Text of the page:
That said, Kleinfeld co-owner Mara Urshel was thankful to be seeing almost every collection on her list in-person and on models versus on Zoom. All in all, vendors are offering more focused, thought-out and smaller collections than in seasons past “so that everybody can really capitalize on getting the right brides for their customers that really project their [respective] aesthetic,” Urshel said.
Brands are increasingly trying to understand the retail side of the business, including marketing and communications, instead of just making dresses and hoping that they are going to sell, she said. Resources are also responding to more brides shopping closer to their wedding dates, despite shipping challenges out of China “with the smart ones buying fabrics way ahead of time,” Urshel said.
In terms of styles, shoppers still want to dress like the bride they always imagined, whether it be for a beachfront wedding or a formal one. And one of the upsides of downsized weddings is that often means there is more money for the wedding dress, according to Urshel.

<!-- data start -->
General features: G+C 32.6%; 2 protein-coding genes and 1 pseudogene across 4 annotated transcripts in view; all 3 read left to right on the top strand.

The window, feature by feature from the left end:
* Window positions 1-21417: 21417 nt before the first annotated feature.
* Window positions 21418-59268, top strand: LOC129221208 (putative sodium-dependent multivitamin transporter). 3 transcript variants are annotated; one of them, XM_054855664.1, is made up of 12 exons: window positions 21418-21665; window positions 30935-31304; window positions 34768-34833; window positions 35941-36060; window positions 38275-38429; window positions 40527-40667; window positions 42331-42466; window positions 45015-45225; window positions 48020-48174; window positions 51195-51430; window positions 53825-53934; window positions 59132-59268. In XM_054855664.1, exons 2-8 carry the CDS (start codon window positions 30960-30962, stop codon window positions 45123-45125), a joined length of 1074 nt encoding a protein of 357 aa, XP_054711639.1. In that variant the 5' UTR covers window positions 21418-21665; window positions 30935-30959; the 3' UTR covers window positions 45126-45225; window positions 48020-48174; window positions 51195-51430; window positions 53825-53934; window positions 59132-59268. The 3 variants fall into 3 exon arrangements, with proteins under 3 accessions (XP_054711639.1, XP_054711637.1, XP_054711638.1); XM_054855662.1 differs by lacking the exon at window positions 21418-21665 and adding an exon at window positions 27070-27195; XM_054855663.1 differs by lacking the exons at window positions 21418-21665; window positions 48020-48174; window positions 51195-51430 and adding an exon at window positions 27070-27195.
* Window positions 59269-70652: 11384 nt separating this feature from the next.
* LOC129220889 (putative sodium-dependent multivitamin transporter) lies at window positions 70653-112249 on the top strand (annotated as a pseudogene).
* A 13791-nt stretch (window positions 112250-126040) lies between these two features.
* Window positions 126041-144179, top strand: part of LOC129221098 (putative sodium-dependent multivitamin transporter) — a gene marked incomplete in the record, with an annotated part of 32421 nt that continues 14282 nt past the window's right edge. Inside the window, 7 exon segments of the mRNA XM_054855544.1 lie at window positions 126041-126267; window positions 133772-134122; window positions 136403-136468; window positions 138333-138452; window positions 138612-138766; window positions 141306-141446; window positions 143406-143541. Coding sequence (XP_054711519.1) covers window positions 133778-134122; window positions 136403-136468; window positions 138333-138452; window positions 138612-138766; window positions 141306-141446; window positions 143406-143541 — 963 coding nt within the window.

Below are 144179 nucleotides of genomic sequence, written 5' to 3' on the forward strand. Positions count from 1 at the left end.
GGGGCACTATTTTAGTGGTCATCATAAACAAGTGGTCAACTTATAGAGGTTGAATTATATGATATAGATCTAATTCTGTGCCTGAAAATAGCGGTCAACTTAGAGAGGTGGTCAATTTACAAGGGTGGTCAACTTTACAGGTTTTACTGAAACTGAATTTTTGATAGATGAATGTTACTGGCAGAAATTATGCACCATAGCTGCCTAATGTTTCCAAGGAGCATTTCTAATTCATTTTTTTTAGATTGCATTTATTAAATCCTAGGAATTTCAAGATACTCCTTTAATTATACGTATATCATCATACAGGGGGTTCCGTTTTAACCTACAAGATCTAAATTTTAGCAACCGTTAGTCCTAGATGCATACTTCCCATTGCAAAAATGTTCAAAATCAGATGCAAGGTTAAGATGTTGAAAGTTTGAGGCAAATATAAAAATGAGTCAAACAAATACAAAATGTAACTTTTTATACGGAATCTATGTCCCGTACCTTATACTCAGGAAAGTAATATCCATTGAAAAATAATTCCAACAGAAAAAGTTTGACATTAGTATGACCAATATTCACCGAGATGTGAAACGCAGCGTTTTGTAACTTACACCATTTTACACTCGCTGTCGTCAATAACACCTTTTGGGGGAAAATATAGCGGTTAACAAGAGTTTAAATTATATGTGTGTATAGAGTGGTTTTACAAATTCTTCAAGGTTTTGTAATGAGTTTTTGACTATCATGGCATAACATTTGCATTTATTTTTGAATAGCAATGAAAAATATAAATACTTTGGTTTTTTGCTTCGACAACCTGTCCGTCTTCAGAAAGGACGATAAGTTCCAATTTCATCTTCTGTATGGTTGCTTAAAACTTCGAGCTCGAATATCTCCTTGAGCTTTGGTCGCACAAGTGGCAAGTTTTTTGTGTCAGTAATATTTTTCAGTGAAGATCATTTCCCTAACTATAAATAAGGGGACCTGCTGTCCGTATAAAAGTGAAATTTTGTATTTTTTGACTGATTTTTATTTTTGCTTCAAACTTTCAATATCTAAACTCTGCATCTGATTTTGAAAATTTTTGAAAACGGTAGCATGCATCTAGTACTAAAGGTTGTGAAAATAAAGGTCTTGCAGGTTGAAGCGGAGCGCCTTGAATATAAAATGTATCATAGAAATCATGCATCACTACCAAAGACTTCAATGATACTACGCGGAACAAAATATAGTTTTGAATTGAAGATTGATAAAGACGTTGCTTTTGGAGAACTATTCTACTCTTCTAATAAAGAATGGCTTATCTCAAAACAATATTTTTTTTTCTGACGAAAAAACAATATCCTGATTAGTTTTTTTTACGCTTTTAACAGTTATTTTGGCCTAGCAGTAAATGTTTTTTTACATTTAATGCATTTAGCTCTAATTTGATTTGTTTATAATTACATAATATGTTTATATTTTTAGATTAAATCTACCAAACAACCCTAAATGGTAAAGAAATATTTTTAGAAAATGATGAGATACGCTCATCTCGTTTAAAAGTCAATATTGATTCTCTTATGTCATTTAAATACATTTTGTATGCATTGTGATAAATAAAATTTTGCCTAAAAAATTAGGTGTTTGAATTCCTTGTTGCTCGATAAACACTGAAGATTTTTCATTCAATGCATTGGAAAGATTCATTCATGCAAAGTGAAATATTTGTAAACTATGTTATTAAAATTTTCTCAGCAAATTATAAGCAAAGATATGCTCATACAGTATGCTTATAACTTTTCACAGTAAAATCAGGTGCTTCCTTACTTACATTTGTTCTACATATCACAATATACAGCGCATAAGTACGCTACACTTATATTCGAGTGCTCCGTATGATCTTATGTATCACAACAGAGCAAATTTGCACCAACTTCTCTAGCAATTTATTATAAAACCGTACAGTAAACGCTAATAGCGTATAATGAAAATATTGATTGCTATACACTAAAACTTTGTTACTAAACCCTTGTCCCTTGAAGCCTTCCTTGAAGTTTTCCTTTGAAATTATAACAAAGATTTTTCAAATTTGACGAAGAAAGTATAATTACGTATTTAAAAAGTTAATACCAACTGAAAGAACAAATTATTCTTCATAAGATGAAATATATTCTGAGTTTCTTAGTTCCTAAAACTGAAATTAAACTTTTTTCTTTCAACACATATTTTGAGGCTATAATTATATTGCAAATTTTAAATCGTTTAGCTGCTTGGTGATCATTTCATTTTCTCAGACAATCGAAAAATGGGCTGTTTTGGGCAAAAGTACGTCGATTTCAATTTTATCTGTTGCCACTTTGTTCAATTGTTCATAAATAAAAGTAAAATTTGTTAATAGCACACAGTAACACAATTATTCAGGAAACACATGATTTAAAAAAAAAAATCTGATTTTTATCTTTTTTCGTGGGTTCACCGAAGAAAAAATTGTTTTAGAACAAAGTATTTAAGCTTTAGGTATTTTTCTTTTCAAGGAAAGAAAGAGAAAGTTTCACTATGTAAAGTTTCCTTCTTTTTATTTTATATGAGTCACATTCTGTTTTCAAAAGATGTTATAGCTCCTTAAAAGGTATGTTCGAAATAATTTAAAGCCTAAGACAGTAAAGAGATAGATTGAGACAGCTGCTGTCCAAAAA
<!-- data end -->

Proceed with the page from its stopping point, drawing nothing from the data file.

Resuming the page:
The Kleinfeld co-owner mentioned a few challenges — potential shipping delays, a slight uptick in price points and a downturn in out-of-state shoppers from California and other West Coast locations. “When are people not going to be afraid to fly, to go into tight places and come to New York to enjoy theaters, museums and everything they used to? I don’t know when that’s going to happen,” Urshel said.
Jenny Packham earned high marks this season for being “very beautiful and very well-priced,” said Urshel, who also planned to check out Pnina Tornai, Yumi Katsura, Savin London, Reem Acra and Peter Langner. Planning to “be very specific” with this season’s buy, Urshel said most purchases range from $3,500 to $5,500 but the $5,000 to $7,000 range is increasingly important.